1. This is called Libertarian free will, that a person is equally able to make choices between options independent of pressures or constraints from external or internal causes. 

2. Compatibilist free will holds that a person can choose only that which is consistent with his nature. Therefore, for example, a person who is a slave to sin (Rom. 6:14-20) and cannot understand spiritual things (1 Cor. 2:14) would not be able to choose God of his own free will because his free will doesn’t have the capacity to contradict his nature.

 

The 1689 London Baptist Confession of Faith–Introduction

Thirty-Two Articles of Christian Faith and Practice with Scripture Proofs Adopted by the Ministers and Messengers of the General Assembly Which Met in London in 1689

To the Judicious and Impartial Reader

Courteous Reader,

It is now many years since divers of us (with other sober Christians then living and walking in the way of the Lord that we professe) did conceive our selves to be under a necessity of Publishing a Confession of our Faith, for the information, and satisfaction of those, that did not throughly understand what our principles were, or had entertained prejudices against our Profession, by reason of the strange representation of them, by some men of note, who had taken very wrong measures, and accordingly led others into misapprehensions, of us, and them: and this was first put forth about the year,1643. inthe name of seven Congregations then gathered in London; since which time, diverse impressions thereof have been dispersed abroad, and our end proposed, in good measure answered, inasmuch as many (and some of those men eminent, both for piety and learning) were thereby satisfied, that we were no way guilty of those Heterodoxies and fundamental errors, which had too frequently been charged upon us without ground, or occasion given on our part. And forasmuch, as that Confession is not now commonly to be had; and also that many others have since embraced the same truth which is owned therein; it was judged necessary by us to joyn together in giving a testimony to the world; of our firm adhering to those wholesome Principles, by the publication of this which is now in your hand.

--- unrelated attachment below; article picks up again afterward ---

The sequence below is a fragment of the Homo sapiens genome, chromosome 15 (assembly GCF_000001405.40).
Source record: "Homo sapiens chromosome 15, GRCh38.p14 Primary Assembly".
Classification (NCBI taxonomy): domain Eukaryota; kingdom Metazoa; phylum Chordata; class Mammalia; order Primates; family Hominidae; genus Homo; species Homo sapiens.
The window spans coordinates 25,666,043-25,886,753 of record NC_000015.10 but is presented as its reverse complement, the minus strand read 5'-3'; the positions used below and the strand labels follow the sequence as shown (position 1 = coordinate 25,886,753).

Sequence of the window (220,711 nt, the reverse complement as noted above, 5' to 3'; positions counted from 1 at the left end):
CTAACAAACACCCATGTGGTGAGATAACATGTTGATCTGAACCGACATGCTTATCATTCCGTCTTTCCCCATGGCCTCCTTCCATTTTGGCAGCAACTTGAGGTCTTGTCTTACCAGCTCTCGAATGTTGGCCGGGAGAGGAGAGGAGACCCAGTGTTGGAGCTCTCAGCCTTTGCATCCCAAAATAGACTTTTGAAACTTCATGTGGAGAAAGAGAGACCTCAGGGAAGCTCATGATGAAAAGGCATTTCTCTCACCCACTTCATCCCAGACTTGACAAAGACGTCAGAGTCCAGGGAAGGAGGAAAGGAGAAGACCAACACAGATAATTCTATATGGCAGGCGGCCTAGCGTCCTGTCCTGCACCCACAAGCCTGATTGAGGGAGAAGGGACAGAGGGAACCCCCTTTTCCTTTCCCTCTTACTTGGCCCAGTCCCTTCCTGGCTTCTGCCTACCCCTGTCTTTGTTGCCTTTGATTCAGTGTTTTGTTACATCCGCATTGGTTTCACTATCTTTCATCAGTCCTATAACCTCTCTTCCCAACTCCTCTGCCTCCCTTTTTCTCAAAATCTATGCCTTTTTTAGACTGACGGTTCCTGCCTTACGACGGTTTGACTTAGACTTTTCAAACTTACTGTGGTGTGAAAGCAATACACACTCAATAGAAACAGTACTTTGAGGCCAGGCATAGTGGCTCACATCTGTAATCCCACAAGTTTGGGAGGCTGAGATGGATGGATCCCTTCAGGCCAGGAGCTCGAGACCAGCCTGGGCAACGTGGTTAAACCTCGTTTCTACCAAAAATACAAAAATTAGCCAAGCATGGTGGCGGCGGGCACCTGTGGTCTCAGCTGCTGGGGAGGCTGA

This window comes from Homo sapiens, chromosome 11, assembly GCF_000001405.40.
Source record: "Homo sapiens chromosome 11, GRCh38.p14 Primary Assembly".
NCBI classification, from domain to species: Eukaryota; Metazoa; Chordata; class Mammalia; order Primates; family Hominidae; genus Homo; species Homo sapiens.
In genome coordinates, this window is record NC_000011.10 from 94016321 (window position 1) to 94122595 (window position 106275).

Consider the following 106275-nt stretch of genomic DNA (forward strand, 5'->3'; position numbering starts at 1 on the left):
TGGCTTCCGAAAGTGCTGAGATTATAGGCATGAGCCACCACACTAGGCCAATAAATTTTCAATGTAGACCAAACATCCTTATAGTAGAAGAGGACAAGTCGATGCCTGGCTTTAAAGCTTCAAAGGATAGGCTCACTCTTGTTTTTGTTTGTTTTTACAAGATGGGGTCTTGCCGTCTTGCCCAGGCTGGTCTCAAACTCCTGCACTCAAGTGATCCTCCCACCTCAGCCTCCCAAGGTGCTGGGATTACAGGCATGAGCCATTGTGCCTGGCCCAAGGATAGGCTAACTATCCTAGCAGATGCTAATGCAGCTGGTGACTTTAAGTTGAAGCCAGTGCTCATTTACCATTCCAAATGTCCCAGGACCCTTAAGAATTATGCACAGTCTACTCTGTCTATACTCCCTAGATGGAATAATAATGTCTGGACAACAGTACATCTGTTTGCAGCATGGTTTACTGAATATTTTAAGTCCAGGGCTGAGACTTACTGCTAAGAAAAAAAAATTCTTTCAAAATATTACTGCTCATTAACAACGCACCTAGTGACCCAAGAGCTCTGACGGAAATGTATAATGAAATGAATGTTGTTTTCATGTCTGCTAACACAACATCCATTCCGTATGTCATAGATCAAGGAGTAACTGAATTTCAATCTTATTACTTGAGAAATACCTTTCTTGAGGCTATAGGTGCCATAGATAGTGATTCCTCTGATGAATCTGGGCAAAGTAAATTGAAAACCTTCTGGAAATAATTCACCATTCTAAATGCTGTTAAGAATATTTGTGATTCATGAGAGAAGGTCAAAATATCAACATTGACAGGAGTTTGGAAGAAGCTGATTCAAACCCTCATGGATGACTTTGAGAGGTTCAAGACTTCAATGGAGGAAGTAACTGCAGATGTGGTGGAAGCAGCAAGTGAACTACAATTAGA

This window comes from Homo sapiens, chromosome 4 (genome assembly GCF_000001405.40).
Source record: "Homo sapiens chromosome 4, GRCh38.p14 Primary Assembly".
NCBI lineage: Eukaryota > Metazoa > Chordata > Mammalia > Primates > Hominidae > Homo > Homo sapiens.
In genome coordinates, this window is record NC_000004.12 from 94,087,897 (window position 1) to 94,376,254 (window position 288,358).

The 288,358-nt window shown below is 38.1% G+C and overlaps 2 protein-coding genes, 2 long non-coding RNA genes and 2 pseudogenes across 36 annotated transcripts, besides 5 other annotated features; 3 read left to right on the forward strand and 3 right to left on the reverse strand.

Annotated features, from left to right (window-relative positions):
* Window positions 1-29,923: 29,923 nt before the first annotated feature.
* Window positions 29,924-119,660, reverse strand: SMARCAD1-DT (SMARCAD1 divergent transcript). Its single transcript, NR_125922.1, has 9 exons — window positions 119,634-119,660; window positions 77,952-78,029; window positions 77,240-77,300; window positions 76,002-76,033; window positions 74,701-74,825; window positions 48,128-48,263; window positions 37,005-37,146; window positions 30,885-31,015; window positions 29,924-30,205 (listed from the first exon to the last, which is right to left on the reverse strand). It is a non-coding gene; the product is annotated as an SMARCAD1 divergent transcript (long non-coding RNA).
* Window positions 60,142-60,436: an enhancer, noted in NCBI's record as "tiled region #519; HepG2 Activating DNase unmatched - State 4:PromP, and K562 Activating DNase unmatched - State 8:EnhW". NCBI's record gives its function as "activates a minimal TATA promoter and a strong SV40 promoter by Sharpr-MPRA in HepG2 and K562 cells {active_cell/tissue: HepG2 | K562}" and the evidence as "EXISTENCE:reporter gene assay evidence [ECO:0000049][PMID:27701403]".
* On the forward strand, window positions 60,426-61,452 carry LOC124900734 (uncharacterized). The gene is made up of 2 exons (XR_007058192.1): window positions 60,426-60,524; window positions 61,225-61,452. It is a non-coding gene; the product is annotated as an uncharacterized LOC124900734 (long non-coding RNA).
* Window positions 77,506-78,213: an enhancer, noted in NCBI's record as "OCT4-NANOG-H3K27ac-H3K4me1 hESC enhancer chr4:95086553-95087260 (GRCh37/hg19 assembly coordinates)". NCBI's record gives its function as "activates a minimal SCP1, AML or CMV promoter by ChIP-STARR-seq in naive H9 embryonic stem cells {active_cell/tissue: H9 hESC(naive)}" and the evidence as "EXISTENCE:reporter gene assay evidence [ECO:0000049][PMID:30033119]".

And forasmuch as our method, and manner of expressing our sentiments, in this, doth vary from the former (although the substance of the matter is the same) we shall freely impart to you the reason and occasion thereof. One thing that greatly prevailed with us to undertake this work, was (not only to give a full account of our selves, to those Christians that differ from us about the subject of Baptism, but also) the profit that might from thence arise, unto those that have any account of our labors, in their instruction, and establishment in the great truths of the Gospel; in the clear understanding, and steady belief of which, our comfortable walking with God, and fruitfulness before him, in all our ways, is most neerly concerned; and therefore we did conclude it necessary to expresse our selves the more fully, and distinctly; and also to fix on such a method as might be most comprehensive of those things which we designed to explain our sense, and belief of; and finding no defect, in this regard, in that fixed on by the assembly, and after them by those of the Congregational way, we did readily conclude it best to retain the same order in our present confession: and also, when we observed that those last mentioned, did in their confession (for reasons which seemed of weight both to themselves and others) choose not only to express their mind in words concurrent with the former in sense, concerning all those articles wherein they were agreed, but also for the most part without any variation of the terms we did in like manner conclude it best to follow their example in making use of the very same words with them both, in these articles (which are very many) wherein our faith and doctrine is the same with theirs, and this we did, the more abundantly, to manifest our consent with both, in all the fundamental articles of the Christian Religion, as also with many others, whose orthodox confessions have been published to the world; on behalf of the Protestants in divers Nations and Cities: and also to convince all, that we have no itch to clogge Religion with new words, but do readily acquiesce in that form of sound words, which hath been, in consent with the holy Scriptures, used by others before us; hereby declaring before God, Angels, & Men, our hearty agreement with them, in that wholesome Protestant Doctrine, which with so clear evidence of Scriptures they have asserted: some things indeed, are in some places added, some terms omitted, and some few changed, but these alterations are of that nature, as that we need not doubt, any charge or suspition of unsoundness in the faith, from any of our brethren upon the account of them.